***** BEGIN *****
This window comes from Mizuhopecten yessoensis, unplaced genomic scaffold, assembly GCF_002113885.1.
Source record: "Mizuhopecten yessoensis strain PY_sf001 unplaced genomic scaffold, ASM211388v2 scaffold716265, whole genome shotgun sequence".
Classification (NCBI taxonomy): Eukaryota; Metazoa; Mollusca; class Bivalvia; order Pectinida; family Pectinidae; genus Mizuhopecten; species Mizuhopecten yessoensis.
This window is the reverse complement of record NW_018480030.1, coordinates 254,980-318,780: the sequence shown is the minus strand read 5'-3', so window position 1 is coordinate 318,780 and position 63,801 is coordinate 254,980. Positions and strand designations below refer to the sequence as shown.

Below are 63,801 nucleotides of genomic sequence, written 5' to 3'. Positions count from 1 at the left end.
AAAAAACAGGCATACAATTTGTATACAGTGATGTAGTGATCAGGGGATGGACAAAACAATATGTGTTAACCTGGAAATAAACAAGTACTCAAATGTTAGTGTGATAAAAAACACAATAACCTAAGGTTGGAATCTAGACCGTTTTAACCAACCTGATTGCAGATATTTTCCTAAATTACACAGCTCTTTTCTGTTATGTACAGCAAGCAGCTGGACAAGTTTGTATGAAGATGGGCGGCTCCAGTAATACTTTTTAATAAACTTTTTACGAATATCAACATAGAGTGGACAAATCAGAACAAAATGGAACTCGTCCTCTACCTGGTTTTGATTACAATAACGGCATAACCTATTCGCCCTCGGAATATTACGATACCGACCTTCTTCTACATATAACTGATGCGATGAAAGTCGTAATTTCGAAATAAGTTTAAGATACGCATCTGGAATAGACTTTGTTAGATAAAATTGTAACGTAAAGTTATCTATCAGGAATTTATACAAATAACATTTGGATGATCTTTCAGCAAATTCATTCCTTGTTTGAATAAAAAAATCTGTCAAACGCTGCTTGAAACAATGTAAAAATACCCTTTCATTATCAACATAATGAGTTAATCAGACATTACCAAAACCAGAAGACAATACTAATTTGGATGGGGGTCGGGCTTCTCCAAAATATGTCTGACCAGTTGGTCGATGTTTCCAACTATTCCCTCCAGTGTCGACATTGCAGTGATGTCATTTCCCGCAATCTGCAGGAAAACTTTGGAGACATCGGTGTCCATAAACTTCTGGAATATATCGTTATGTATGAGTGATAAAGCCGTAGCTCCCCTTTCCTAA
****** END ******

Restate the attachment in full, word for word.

This window comes from Mizuhopecten yessoensis, unplaced genomic scaffold, assembly GCF_002113885.1.
Source record: "Mizuhopecten yessoensis strain PY_sf001 unplaced genomic scaffold, ASM211388v2 scaffold716265, whole genome shotgun sequence".
Classification (NCBI taxonomy): Eukaryota; Metazoa; Mollusca; class Bivalvia; order Pectinida; family Pectinidae; genus Mizuhopecten; species Mizuhopecten yessoensis.
This window is the reverse complement of record NW_018480030.1, coordinates 254,980-318,780: the sequence shown is the minus strand read 5'-3', so window position 1 is coordinate 318,780 and position 63,801 is coordinate 254,980. Positions and strand designations below refer to the sequence as shown.

Below are 63,801 nucleotides of genomic sequence, written 5' to 3'. Positions count from 1 at the left end.
AAAAAACAGGCATACAATTTGTATACAGTGATGTAGTGATCAGGGGATGGACAAAACAATATGTGTTAACCTGGAAATAAACAAGTACTCAAATGTTAGTGTGATAAAAAACACAATAACCTAAGGTTGGAATCTAGACCGTTTTAACCAACCTGATTGCAGATATTTTCCTAAATTACACAGCTCTTTTCTGTTATGTACAGCAAGCAGCTGGACAAGTTTGTATGAAGATGGGCGGCTCCAGTAATACTTTTTAATAAACTTTTTACGAATATCAACATAGAGTGGACAAATCAGAACAAAATGGAACTCGTCCTCTACCTGGTTTTGATTACAATAACGGCATAACCTATTCGCCCTCGGAATATTACGATACCGACCTTCTTCTACATATAACTGATGCGATGAAAGTCGTAATTTCGAAATAAGTTTAAGATACGCATCTGGAATAGACTTTGTTAGATAAAATTGTAACGTAAAGTTATCTATCAGGAATTTATACAAATAACATTTGGATGATCTTTCAGCAAATTCATTCCTTGTTTGAATAAAAAAATCTGTCAAACGCTGCTTGAAACAATGTAAAAATACCCTTTCATTATCAACATAATGAGTTAATCAGACATTACCAAAACCAGAAGACAATACTAATTTGGATGGGGGTCGGGCTTCTCCAAAATATGTCTGACCAGTTGGTCGATGTTTCCAACTATTCCCTCCAGTGTCGACATTGCAGTGATGTCATTTCCCGCAATCTGCAGGAAAACTTTGGAGACATCGGTGTCCATAAACTTCTGGAATATATCGTTATGTATGAGTGATAAAGCCGTAGCTCCCCTTTCCTAA